2018 U.S. sales: $13.7 billion
Used for: rheumatoid arthritis, polyarticular juvenile idiopathic arthritis, psoriatic arthritis, ankylosing spondilitis, Crohn's disease, hidradenitis suppurativa, ulcerative colitis, plaque psoriasis
With more than double the U.S. sales of its closest competitor, AbbVie’s wonder immunology drug Humira has once again secured its spot as pharma’s blockbuster to beat.
Humira cleared $13.68 billion in the U.S. last year, a 10.1% increase over the previous year. With an aggressive strategy of fending off competitors through litigation, outspending other drugmakers in advertising and routinely hiking Humira's U.S. list price, AbbVie has reliably posted impressive growth.
Those sales are soon to reach their peak, though, if they haven't already. AbbVie’s aggressive patent defense has kept biosimilar rivals out of the U.S. market until 2023, but the drug faces stepped-up competition from next-gen immunology drugs stateside as biosims in Europe take their toll.
In October last year, AbbVie and Novartis’ Sandoz unit reached a patent settlement that will delay the challenger’s U.S. biosimilar launch until late 2023. In settling, the Swiss drugmaker joined Amgen, Merck and Mylan in line to challenge Humira’s iron grip.
At the time, one company had chosen to hold out in hopes of jumping ahead of the pack. AbbVie sued in September against Boehringer Ingelheim’s Cyltezo, alleging the Humira copy violated dozens of the company’s patents. In its defense, Boehringer accused AbbVie of forming a “patent thicket” to protect Humira’s sales after the drug’s primary patent expired in 2016. But Boehringer has since settled, too, agreeing to roll out its copy in 2023 just as its peers did.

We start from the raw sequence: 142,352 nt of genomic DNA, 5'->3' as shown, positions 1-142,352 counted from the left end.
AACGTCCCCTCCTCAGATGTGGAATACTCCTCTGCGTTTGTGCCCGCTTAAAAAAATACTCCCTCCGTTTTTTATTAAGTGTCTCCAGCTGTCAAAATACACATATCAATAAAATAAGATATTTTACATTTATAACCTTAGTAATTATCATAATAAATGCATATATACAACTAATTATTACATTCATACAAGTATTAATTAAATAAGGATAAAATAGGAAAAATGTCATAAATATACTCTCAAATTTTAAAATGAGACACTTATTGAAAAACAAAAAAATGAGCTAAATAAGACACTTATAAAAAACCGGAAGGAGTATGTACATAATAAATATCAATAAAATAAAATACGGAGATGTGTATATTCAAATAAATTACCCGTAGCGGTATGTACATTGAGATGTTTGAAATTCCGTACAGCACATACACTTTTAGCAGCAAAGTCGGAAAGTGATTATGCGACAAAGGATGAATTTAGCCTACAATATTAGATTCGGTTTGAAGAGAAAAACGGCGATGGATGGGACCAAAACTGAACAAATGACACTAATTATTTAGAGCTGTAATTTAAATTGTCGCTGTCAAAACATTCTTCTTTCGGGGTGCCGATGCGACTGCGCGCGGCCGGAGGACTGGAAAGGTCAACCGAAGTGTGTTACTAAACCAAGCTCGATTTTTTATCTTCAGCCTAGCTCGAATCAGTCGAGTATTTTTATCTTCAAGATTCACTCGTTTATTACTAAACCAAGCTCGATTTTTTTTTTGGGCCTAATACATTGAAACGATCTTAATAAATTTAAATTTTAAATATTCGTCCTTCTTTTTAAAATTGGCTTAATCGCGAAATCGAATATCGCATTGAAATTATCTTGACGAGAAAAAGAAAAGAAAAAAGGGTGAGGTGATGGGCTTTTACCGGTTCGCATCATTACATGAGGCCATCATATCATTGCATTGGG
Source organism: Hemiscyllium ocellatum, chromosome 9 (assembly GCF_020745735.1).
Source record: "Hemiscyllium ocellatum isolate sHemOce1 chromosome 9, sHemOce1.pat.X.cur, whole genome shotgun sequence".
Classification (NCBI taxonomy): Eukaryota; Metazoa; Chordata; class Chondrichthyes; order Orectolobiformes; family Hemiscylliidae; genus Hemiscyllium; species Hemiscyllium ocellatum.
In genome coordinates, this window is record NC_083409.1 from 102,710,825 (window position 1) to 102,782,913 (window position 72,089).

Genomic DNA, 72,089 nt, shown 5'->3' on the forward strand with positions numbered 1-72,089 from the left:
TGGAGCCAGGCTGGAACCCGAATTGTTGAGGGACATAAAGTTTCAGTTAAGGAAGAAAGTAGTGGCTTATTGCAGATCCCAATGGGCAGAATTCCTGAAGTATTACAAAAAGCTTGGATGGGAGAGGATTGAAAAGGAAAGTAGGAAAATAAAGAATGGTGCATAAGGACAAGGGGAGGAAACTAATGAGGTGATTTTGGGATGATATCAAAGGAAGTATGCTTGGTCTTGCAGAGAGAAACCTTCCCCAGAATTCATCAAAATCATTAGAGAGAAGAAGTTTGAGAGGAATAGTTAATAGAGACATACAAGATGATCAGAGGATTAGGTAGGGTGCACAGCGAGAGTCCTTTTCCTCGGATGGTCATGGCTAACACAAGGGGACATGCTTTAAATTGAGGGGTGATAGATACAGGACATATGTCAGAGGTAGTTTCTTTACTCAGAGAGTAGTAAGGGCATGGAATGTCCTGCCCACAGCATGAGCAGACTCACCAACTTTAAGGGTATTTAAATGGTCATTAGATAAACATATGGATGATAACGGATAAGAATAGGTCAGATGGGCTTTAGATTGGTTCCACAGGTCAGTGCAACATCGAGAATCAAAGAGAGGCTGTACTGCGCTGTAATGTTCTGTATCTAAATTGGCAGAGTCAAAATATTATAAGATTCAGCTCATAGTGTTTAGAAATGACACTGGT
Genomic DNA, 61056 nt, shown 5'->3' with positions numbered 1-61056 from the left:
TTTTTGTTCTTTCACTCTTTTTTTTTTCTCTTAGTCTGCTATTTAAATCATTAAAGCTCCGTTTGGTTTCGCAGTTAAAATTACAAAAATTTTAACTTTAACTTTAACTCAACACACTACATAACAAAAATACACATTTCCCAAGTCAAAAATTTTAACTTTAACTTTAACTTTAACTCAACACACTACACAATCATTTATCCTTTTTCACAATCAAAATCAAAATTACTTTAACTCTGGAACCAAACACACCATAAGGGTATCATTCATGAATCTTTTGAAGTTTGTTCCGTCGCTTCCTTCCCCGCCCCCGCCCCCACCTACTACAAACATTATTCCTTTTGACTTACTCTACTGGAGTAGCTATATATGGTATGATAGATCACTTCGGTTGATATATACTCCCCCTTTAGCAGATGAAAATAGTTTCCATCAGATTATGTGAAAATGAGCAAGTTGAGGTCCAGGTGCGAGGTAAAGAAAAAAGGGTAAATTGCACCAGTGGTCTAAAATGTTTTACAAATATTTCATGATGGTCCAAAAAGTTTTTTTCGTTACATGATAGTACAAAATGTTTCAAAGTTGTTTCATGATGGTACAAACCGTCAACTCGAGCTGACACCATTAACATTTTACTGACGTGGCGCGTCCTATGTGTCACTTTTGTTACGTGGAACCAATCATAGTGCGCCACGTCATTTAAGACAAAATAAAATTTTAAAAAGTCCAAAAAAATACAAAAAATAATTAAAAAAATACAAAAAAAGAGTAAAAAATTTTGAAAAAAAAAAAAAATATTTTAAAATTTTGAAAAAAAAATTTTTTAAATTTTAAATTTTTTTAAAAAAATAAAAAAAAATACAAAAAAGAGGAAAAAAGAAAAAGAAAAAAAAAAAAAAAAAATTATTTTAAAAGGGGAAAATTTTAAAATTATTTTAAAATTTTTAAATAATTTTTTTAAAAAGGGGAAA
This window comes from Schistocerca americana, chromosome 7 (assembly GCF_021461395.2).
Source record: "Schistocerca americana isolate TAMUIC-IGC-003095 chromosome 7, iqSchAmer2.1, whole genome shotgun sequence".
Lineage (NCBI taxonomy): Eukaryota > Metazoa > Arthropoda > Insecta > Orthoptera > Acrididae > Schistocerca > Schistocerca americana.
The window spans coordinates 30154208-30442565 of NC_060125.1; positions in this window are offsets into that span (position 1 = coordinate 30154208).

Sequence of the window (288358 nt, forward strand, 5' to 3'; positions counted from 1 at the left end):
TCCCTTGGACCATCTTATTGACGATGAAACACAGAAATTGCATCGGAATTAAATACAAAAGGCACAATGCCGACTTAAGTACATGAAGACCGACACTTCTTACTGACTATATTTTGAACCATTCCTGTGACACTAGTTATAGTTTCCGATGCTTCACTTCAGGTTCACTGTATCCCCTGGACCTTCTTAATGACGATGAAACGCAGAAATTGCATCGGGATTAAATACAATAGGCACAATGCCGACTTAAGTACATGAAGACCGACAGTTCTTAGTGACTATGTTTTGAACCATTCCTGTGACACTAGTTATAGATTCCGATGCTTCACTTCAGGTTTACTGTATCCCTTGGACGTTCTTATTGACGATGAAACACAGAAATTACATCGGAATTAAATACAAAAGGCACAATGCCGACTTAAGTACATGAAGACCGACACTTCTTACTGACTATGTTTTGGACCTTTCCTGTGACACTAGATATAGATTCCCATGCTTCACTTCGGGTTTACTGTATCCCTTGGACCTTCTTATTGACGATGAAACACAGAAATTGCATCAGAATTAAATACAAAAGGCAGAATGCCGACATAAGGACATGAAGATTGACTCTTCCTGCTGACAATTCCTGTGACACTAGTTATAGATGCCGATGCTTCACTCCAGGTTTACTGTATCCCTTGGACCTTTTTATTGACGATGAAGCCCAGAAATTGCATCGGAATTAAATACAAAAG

Maintaining U.S. exclusivity is no laughing matter for Humira. As biosims of the drug launch in Europe, the company has projected it could lose 50% of the ex-U.S. market by 2020, a disastrous result for the bestseller. In the first quarter of 2019, AbbVie posted a 5.6% drop in worldwide sales—its first—to $4.46 billion, while U.S. sales increased 7% to $3.2 billion. And according to a June 2019 EvaluatePharma report, Humira will cede its spot as the world's bestselling drug to Merck's Keytruda by 2024.
Competing with U.S. biosims could well extend Humira's streak as the most marketed drug in the industry, though. In April, AbbVie spent $45 million on TV ads for Humira, with Pfizer's Xeljanz a distant second in the ad-spending ranks at $25.8 million.
That marketing wave has accompanied increased scrutiny from legislators about Humira's pricing, with a Senate committee in February 2019 accusing the company of price-gouging the drug to achieve consistent profits.